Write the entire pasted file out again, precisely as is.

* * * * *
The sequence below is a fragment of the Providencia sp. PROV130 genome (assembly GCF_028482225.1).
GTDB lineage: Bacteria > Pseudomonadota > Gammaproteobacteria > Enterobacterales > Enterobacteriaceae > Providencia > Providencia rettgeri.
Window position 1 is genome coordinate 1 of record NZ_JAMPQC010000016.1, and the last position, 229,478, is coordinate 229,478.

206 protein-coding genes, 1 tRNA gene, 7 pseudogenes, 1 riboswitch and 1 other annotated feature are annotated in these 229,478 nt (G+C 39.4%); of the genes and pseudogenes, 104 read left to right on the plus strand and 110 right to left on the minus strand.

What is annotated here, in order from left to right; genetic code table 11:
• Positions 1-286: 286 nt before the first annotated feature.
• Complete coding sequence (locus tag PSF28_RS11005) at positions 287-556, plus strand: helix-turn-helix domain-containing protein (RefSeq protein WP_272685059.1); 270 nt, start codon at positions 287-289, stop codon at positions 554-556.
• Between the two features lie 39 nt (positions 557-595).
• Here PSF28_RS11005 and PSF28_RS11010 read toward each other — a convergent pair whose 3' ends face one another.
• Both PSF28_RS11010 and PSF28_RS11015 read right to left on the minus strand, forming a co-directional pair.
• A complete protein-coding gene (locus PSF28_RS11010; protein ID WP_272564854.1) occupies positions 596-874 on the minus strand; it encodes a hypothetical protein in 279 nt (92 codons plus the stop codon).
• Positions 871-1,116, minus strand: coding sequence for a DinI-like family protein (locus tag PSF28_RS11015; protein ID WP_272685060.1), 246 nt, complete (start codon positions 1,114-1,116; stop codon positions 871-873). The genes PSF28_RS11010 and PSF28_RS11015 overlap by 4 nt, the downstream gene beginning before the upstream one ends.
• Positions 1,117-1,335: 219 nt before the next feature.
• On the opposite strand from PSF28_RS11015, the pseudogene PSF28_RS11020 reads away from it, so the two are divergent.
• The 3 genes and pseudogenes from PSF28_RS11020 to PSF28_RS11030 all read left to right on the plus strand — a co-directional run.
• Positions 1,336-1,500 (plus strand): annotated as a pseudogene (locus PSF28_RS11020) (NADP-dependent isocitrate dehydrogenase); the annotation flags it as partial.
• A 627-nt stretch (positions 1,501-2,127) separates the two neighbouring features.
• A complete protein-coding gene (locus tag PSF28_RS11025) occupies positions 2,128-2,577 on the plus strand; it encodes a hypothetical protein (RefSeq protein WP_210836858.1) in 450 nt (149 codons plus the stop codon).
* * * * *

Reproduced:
The sequence below is a fragment of the Providencia sp. PROV130 genome (assembly GCF_028482225.1).
GTDB lineage: Bacteria > Pseudomonadota > Gammaproteobacteria > Enterobacterales > Enterobacteriaceae > Providencia > Providencia rettgeri.
Window position 1 is genome coordinate 1 of record NZ_JAMPQC010000016.1, and the last position, 229,478, is coordinate 229,478.

206 protein-coding genes, 1 tRNA gene, 7 pseudogenes, 1 riboswitch and 1 other annotated feature are annotated in these 229,478 nt (G+C 39.4%); of the genes and pseudogenes, 104 read left to right on the plus strand and 110 right to left on the minus strand.

What is annotated here, in order from left to right; genetic code table 11:
• Positions 1-286: 286 nt before the first annotated feature.
• Complete coding sequence (locus tag PSF28_RS11005) at positions 287-556, plus strand: helix-turn-helix domain-containing protein (RefSeq protein WP_272685059.1); 270 nt, start codon at positions 287-289, stop codon at positions 554-556.
• Between the two features lie 39 nt (positions 557-595).
• Here PSF28_RS11005 and PSF28_RS11010 read toward each other — a convergent pair whose 3' ends face one another.
• Both PSF28_RS11010 and PSF28_RS11015 read right to left on the minus strand, forming a co-directional pair.
• A complete protein-coding gene (locus PSF28_RS11010; protein ID WP_272564854.1) occupies positions 596-874 on the minus strand; it encodes a hypothetical protein in 279 nt (92 codons plus the stop codon).
• Positions 871-1,116, minus strand: coding sequence for a DinI-like family protein (locus tag PSF28_RS11015; protein ID WP_272685060.1), 246 nt, complete (start codon positions 1,114-1,116; stop codon positions 871-873). The genes PSF28_RS11010 and PSF28_RS11015 overlap by 4 nt, the downstream gene beginning before the upstream one ends.
• Positions 1,117-1,335: 219 nt before the next feature.
• On the opposite strand from PSF28_RS11015, the pseudogene PSF28_RS11020 reads away from it, so the two are divergent.
• The 3 genes and pseudogenes from PSF28_RS11020 to PSF28_RS11030 all read left to right on the plus strand — a co-directional run.
• Positions 1,336-1,500 (plus strand): annotated as a pseudogene (locus PSF28_RS11020) (NADP-dependent isocitrate dehydrogenase); the annotation flags it as partial.
• A 627-nt stretch (positions 1,501-2,127) separates the two neighbouring features.
• A complete protein-coding gene (locus tag PSF28_RS11025) occupies positions 2,128-2,577 on the plus strand; it encodes a hypothetical protein (RefSeq protein WP_210836858.1) in 450 nt (149 codons plus the stop codon).